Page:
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"Bricks and Mortar" Vocabulary Strategy in Social Studies

A three-column chart reflects the use of terms as described in the video by Cairn.
Vocabulary grid from an Emerging America lesson plan on the Civil War.

A large, discipline-specific vocabulary is a distinct challenge for Students with Disabilities and other diverse learners in History and Social Science. Concepts like "citizen" or "rights" are complex, culturally fluid, and difficult to picture. While the vast number of specific or historical technical terms like "longitude," "veto," "cuneiform," and "carpetbagger" require depth of context and background experience. 

Emerging America lesson plans employ a "Bricks and Mortar" chart to help History and Social Science teachers prioritize the terms that are truly necessary for students to succeed with a content-rich lesson. "Bricks and Mortar" is used in a few related ways.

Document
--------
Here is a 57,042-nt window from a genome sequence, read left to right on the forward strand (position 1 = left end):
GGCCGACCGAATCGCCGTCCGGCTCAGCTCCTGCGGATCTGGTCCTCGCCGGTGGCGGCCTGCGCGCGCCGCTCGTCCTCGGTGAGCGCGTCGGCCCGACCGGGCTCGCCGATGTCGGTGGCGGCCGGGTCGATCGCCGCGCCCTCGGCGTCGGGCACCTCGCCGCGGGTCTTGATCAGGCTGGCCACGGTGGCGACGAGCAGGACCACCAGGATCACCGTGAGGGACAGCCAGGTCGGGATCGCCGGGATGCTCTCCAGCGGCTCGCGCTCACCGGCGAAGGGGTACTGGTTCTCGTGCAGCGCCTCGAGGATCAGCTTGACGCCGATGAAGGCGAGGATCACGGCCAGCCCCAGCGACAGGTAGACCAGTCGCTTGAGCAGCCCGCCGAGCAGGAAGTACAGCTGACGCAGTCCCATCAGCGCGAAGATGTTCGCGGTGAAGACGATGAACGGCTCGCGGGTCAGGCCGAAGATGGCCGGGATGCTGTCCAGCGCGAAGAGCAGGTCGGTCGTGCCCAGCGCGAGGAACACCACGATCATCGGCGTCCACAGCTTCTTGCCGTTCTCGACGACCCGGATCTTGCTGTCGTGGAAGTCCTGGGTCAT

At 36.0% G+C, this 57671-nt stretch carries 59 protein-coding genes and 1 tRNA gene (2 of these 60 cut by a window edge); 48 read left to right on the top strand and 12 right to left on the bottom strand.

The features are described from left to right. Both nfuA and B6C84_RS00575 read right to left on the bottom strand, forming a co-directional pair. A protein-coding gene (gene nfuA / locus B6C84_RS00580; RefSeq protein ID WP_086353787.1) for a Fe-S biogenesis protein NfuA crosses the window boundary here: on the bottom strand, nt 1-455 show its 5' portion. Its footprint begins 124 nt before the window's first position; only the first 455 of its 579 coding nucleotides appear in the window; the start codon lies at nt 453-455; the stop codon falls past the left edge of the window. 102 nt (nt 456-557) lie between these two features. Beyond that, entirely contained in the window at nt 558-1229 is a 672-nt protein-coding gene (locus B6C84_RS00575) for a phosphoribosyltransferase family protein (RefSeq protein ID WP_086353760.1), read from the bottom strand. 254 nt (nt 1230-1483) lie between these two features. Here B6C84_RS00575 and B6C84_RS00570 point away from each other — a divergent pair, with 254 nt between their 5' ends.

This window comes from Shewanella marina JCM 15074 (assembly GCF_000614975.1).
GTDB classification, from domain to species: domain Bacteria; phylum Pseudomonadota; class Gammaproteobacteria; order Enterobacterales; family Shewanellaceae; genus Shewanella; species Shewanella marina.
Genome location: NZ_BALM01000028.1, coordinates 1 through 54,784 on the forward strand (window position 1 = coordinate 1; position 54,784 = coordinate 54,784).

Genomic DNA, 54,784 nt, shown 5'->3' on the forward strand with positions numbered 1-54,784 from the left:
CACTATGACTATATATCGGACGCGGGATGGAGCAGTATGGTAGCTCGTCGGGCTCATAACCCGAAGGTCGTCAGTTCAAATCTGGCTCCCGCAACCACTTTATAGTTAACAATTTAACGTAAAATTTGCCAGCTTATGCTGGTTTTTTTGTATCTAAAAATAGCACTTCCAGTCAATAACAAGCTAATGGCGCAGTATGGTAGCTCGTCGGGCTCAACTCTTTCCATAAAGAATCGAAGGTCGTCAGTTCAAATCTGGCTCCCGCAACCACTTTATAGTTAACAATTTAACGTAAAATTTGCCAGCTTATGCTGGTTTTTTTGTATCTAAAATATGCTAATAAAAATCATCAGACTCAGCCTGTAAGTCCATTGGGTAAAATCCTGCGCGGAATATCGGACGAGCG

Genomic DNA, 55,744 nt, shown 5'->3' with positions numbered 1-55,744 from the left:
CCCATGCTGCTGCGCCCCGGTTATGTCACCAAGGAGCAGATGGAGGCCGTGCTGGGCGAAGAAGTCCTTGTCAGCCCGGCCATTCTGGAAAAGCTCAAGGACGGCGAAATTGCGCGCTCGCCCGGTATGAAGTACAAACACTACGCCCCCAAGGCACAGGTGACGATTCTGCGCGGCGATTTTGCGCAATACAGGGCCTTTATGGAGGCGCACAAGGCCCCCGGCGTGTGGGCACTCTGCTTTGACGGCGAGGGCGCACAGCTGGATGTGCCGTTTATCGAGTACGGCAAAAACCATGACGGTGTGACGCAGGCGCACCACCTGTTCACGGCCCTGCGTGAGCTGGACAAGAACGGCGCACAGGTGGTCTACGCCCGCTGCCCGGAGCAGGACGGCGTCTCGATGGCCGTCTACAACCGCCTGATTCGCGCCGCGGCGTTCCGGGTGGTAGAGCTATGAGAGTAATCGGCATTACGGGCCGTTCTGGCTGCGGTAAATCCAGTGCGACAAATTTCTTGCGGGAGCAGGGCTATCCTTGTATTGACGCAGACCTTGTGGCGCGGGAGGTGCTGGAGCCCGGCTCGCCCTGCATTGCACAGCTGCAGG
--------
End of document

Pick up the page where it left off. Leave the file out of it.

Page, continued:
Find strategies to teach these focus vocabulary terms in other Teaching Strategies in the library of Teaching Resources. 


Bricks and Mortar Vocabulary Grid

Rich Cairn, Director, Emerging America (3:12 mins) - Link to video

Cairn emphasizes teaching the terms that are most essential for a student to understand a lesson. He explains an example from an Emerging America exemplary lesson plan: Civil War Veterans & Disability in American History. In this case, "bricks" reflect the key words in the lesson's guiding question, "What is the responsibility of a society to care for people with disabilities?" The "mortar" term is "order," which is used in the lesson's central assignment, to put a primary source set into a logical, "order." The right-hand column allows the teacher to list less-important terms that students may use word banks or other aids to know in writing assignments or even on tests. The grid is part of every lesson in the Emerging America library of Teaching Resources. 


Vocabulary: Bricks and Mortar

Dr. Cynthia Lundgren, English Language Development Specialist, Hamline University (3:06 mins) - Link to video 

Dr. Lundgren uses the metaphor of building a structure of learning with many content-specific "bricks" and what she calls "signal" or "mortar" words. The latter are often small, connecting words. She explains an example, "Even though bats have wings, they are not birds." Which words in this sentence do you think she identifies as bricks and which words as mortar?


Sample Lesson Plan Using the Bricks and Mortar Vocabulary Grid

Link to Civil War Veterans & Disability in American History